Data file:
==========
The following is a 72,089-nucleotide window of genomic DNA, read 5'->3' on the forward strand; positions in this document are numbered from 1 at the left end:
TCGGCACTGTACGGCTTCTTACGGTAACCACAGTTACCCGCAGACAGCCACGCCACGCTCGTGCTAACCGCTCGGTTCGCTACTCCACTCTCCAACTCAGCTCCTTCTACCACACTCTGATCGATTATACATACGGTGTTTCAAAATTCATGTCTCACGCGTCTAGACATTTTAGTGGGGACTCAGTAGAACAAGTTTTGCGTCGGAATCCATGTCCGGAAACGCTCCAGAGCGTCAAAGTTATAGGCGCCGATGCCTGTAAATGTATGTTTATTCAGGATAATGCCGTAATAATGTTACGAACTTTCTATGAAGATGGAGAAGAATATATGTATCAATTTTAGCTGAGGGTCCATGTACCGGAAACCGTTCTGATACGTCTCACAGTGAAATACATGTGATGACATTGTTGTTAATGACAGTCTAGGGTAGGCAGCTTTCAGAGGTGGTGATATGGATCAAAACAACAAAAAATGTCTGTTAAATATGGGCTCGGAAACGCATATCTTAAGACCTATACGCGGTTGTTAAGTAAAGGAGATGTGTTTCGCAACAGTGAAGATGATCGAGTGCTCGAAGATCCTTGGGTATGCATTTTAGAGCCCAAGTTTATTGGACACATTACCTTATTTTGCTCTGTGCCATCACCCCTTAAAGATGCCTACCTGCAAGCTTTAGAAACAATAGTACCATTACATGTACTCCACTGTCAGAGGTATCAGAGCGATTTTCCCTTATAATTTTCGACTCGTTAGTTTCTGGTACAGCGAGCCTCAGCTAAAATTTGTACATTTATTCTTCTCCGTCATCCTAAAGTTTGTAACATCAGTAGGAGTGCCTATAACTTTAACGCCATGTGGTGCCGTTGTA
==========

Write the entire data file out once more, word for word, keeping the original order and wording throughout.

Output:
The following is a 72,089-nucleotide window of genomic DNA, read 5'->3' on the forward strand; positions in this document are numbered from 1 at the left end:
TCGGCACTGTACGGCTTCTTACGGTAACCACAGTTACCCGCAGACAGCCACGCCACGCTCGTGCTAACCGCTCGGTTCGCTACTCCACTCTCCAACTCAGCTCCTTCTACCACACTCTGATCGATTATACATACGGTGTTTCAAAATTCATGTCTCACGCGTCTAGACATTTTAGTGGGGACTCAGTAGAACAAGTTTTGCGTCGGAATCCATGTCCGGAAACGCTCCAGAGCGTCAAAGTTATAGGCGCCGATGCCTGTAAATGTATGTTTATTCAGGATAATGCCGTAATAATGTTACGAACTTTCTATGAAGATGGAGAAGAATATATGTATCAATTTTAGCTGAGGGTCCATGTACCGGAAACCGTTCTGATACGTCTCACAGTGAAATACATGTGATGACATTGTTGTTAATGACAGTCTAGGGTAGGCAGCTTTCAGAGGTGGTGATATGGATCAAAACAACAAAAAATGTCTGTTAAATATGGGCTCGGAAACGCATATCTTAAGACCTATACGCGGTTGTTAAGTAAAGGAGATGTGTTTCGCAACAGTGAAGATGATCGAGTGCTCGAAGATCCTTGGGTATGCATTTTAGAGCCCAAGTTTATTGGACACATTACCTTATTTTGCTCTGTGCCATCACCCCTTAAAGATGCCTACCTGCAAGCTTTAGAAACAATAGTACCATTACATGTACTCCACTGTCAGAGGTATCAGAGCGATTTTCCCTTATAATTTTCGACTCGTTAGTTTCTGGTACAGCGAGCCTCAGCTAAAATTTGTACATTTATTCTTCTCCGTCATCCTAAAGTTTGTAACATCAGTAGGAGTGCCTATAACTTTAACGCCATGTGGTGCCGTTGTA